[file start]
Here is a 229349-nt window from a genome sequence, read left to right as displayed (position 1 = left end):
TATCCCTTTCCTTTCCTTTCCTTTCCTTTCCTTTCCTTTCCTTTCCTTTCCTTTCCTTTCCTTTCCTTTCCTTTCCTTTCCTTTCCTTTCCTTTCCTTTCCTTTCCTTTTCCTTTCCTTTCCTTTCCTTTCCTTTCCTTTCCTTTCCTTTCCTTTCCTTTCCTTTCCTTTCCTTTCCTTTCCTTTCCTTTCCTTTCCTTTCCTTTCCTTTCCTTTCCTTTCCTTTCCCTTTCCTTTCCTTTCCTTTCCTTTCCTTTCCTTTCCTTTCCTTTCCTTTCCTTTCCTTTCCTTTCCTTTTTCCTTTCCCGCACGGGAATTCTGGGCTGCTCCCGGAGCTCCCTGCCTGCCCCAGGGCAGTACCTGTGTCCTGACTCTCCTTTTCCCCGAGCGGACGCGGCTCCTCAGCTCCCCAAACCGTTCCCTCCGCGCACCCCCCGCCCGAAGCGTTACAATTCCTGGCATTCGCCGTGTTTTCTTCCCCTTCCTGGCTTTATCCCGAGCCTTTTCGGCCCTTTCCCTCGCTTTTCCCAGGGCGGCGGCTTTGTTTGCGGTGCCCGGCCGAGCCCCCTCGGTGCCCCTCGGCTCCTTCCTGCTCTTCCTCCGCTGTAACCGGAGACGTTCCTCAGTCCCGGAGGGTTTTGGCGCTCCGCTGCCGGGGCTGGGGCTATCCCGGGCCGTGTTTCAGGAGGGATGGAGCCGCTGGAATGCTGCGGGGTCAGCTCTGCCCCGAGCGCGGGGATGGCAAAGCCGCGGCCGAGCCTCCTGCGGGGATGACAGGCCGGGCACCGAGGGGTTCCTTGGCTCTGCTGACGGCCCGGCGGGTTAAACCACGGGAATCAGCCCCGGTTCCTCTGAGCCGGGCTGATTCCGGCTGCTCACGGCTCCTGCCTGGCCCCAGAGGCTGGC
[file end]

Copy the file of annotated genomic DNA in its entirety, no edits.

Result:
Here is a 229349-nt window from a genome sequence, read left to right as displayed (position 1 = left end):
TATCCCTTTCCTTTCCTTTCCTTTCCTTTCCTTTCCTTTCCTTTCCTTTCCTTTCCTTTCCTTTCCTTTCCTTTCCTTTCCTTTCCTTTCCTTTCCTTTCCTTTCCTTTTCCTTTCCTTTCCTTTCCTTTCCTTTCCTTTCCTTTCCTTTCCTTTCCTTTCCTTTCCTTTCCTTTCCTTTCCTTTCCTTTCCTTTCCTTTCCTTTCCTTTCCTTTCCTTTCCTTTCCCTTTCCTTTCCTTTCCTTTCCTTTCCTTTCCTTTCCTTTCCTTTCCTTTCCTTTCCTTTCCTTTCCTTTTTCCTTTCCCGCACGGGAATTCTGGGCTGCTCCCGGAGCTCCCTGCCTGCCCCAGGGCAGTACCTGTGTCCTGACTCTCCTTTTCCCCGAGCGGACGCGGCTCCTCAGCTCCCCAAACCGTTCCCTCCGCGCACCCCCCGCCCGAAGCGTTACAATTCCTGGCATTCGCCGTGTTTTCTTCCCCTTCCTGGCTTTATCCCGAGCCTTTTCGGCCCTTTCCCTCGCTTTTCCCAGGGCGGCGGCTTTGTTTGCGGTGCCCGGCCGAGCCCCCTCGGTGCCCCTCGGCTCCTTCCTGCTCTTCCTCCGCTGTAACCGGAGACGTTCCTCAGTCCCGGAGGGTTTTGGCGCTCCGCTGCCGGGGCTGGGGCTATCCCGGGCCGTGTTTCAGGAGGGATGGAGCCGCTGGAATGCTGCGGGGTCAGCTCTGCCCCGAGCGCGGGGATGGCAAAGCCGCGGCCGAGCCTCCTGCGGGGATGACAGGCCGGGCACCGAGGGGTTCCTTGGCTCTGCTGACGGCCCGGCGGGTTAAACCACGGGAATCAGCCCCGGTTCCTCTGAGCCGGGCTGATTCCGGCTGCTCACGGCTCCTGCCTGGCCCCAGAGGCTGGC